Before we break bread – or tostada, as it were – Lumen drops a bombshell. “We aren’t doing the Christmas lunch this year.” Jaws drop, as does a fork. “Travelling too much means there’s not enough time to organise it. Too much to do in too little time.” 

Right, we weren’t going to partake of the wine (Andrew opts for the house red, a fine Château Massereau 2012, selected by Artur Aronov, seasoned sommelier), but after that newsbyte, sorrows need to be drowned in a generous glass. 

If her Instagram (@lumenluminous, riddled with postcard shots of exotic locales, dishes, and plenty of photos of cutlery) is anything to go by, the Kinoshitas are redefining the jet-set lifestyle, as clearly there’s no spot on Earth to which they are unwilling to travel. “Spain was a great dining destination and I’m not afraid to try out the random hole-in-the-wall spots,” reveals Lumen. “The branded name restaurants are fine, but as I’m moseying along different paths, if I find something unique, I’ll try it. Trouble is, I can never remember the place or name of it again – I wanted to recommend a place to Jane [Louey], the last time she was travelling but I can’t remember anything.” 

“All your memory RAM has gone on your storage and warehouses. And you keep moving things from one place to another!” comes in Andrew with a side note. “I heard that!” says the missus, and we all burst out laughing. 

As it’s the season for sharing, multiple mains arrive simultaneously; the Commissary double cheeseburger and the southern fried chicken sandwich both land with generous portions of seasoned fries. For those feeling only mildly peckish, the sea bass with tomato mole and greens was light and easy on the knife. The pièce de résistance was the grilled lobster with citrus butter, topped with herbs. Delish dishes all, sampled in bibs and bobs as we criss-crossed the table serving one another.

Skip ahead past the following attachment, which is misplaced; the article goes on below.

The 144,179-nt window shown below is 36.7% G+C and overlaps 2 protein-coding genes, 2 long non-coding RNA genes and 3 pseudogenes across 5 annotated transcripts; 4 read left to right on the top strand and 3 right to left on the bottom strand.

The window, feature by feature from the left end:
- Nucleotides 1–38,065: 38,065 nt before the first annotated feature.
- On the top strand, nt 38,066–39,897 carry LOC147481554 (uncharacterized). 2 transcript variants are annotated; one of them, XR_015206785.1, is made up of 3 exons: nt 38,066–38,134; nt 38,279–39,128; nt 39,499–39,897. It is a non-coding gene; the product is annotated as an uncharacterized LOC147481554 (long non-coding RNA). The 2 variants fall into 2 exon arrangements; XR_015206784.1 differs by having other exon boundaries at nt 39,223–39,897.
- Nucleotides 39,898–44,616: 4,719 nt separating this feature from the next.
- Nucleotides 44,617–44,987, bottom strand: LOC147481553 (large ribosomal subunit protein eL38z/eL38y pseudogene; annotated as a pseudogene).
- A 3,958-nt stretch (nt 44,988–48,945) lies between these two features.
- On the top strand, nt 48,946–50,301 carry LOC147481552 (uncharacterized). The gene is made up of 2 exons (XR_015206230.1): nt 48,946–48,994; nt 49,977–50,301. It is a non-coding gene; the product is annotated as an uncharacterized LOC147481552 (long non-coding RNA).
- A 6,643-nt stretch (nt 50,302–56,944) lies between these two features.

Hung, who shares a common love for shopping with Lumen, refrains from overindulging, saying she’s trying a new diet based on her blood type. “For example, if you’re blood type A, you should be mostly vegetarian, have loads of tofu, grains, legumes. You’re allowed seafood, but have to avoid meats and dairy. And wheat! But, if you’re type O, you must have a high protein diet with meats, but have to avoid (for weight loss purposes) corn, kidney beans, navy beans, cabbage and cauliflower. Red meat and seafood will help you lose weight.” 

Diets be damned; we indulge with relish. For all the song and dance for the main course, the unanimous verdict (and placement of second orders) went to the humble cauliflower, flecked with fennel pollen and smeared with honey butter. There was much “hmm-ing” for the side-dish, and while we try to order another serving of the fish the waiter apologises and says that the kitchen is closed but that dessert is on its way. 

Plates soon arrive and a chocolate and salted caramel pudding that comes served with a selection of fanned out slivers of chocolate-chip cookies attracts the most attention. 

Rooibos tea is sipped to settle us into the night, and as we’re so unwilling to end our evening or the repartee, Lumen ponders, “Maybe we should do a small, mini- Christmas thing … ” 

“Oh no. Another round please,” says Andrew as we polish off the goblets of Massereau.